'Daddy's dead,' she whispered.
There had been a terrible accident. A lorry had swerved out of control and one of the pedals of my father's motorbike hit the kerb. Dad tried to regain control of his bike but it was no good, he hit a lamppost head-on and was killed instantly. That was a long time ago, but I remember it as if it was yesterday and I'm not ashamed to say that it still brings a tear to my eye.
IS THERE ANYONE YOU ADMIRE?
DO YOU BELIEVE IN HANGING?
Yes, I most definitely do, for paedophiles, rapists and perverts.
A man that commits crimes against women and children is not a man, he's a fucking dog and deserves to die like one.
IS PRISON A DETERRENT?
No. I was a hard-working kid before I was put away then I got to know all the 'toughies'. Going off the straight and narrow is nothing new – it's a well-trod path, a natural progression. Borstal, prison, then Broadmoor. I wasn't the first to be put away and I certainly won't be the last, just the handsomest!
WHAT WOULD HAVE DETERRED YOU FROM A LIFE OF CRIME?
WHAT MAKES A TOUGH GUY?
When a child is born it has no concept of skin colour, religion or prejudice. It has to learn how to walk, talk, hate and fight. I think you've got to learn how to be a tough guy. It took a long time and lots of hard graft for me to become as nasty as I am.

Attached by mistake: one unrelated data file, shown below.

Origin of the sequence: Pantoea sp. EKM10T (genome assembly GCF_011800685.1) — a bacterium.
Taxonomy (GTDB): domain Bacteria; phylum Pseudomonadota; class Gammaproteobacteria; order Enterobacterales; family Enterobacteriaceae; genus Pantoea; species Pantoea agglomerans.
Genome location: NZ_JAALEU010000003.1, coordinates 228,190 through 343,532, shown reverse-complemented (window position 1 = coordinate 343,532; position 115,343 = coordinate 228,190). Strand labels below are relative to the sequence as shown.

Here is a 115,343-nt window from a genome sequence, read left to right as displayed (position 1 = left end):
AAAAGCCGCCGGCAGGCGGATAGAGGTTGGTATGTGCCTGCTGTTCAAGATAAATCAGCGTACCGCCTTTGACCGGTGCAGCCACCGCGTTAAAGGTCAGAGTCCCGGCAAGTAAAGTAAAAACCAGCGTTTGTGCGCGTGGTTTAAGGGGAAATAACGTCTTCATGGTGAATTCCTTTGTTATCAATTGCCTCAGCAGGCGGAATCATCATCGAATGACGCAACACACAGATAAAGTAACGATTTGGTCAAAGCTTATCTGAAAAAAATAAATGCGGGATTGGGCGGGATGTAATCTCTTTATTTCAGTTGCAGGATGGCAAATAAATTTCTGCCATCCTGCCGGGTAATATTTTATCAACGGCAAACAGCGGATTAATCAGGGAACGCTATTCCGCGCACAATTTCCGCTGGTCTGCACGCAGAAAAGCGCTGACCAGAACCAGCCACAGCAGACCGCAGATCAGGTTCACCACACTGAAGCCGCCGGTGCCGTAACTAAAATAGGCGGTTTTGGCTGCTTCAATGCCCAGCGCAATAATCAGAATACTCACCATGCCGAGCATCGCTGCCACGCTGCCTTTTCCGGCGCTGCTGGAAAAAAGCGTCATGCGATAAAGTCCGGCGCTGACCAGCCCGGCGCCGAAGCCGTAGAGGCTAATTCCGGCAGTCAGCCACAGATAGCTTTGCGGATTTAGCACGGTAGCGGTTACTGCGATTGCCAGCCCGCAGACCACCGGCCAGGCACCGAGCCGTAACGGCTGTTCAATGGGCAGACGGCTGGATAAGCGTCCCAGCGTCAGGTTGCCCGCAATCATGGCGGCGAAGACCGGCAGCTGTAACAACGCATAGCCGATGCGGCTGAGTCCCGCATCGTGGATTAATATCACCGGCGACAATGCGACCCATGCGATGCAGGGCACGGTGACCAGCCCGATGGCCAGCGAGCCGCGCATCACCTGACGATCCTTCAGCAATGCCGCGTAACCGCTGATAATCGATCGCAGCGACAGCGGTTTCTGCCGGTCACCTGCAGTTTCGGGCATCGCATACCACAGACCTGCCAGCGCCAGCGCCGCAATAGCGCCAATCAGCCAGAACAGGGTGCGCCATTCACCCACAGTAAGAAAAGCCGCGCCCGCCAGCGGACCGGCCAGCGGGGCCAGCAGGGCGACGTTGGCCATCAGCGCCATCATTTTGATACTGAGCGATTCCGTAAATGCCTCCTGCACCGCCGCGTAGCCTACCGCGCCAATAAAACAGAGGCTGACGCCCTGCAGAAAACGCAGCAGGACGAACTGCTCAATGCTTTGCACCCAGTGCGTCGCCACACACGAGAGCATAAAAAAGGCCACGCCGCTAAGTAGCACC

ROY'S FINAL THOUGHT
In 1999, I wrote my autobiography Pretty Boy. It was at number one in the bestsellers list for more than eight weeks and there is talk of my life story being made into a feature film. I'm not embarrassed to say that I'm as proud as punch, if not a little surprised.
Since writing my book, I've had literally hundreds of letters from kids all over the country, and some from as far away as Australia, saying that my story has given them hope and inspiration. That's the best compliment I've ever received. If I can help prevent one youngster from being bullied, then writing the book was well worth the effort. As a young boy I was bullied; it affected me badly.
My father died when I was ten years old. After that sad day, something inside me died – I just snapped. I wouldn't allow the bullies to bash me any more. Almost overnight I turned from a meek, mild boy into, some would say, a ruthless bastard. If I'm truthful I'd agree and say that, yes, I am a ruthless man. But I didn't set out to get a reputation, that was never my intention. It just happened.
I've hurt, killed, and done some wicked acts of violence throughout my life, but only if a man deserved it. I can honestly put my hand on my heart and say that I have never hurt any women or children. So, I have no regrets or the need to unburden myself and ask anyone for forgiveness. If I hurt ya – fuck ya – you deserved it.
I don't live in the past, because if you live in the past you die a bit each day. I have no pity or conscience and have been called the devil; maybe I am, but when I die I know that God will shake my hand and welcome me into heaven with open arms because basically I'm a nice, ruthless bastard.CHAPTER 2
Just released from a sixteen-year sentence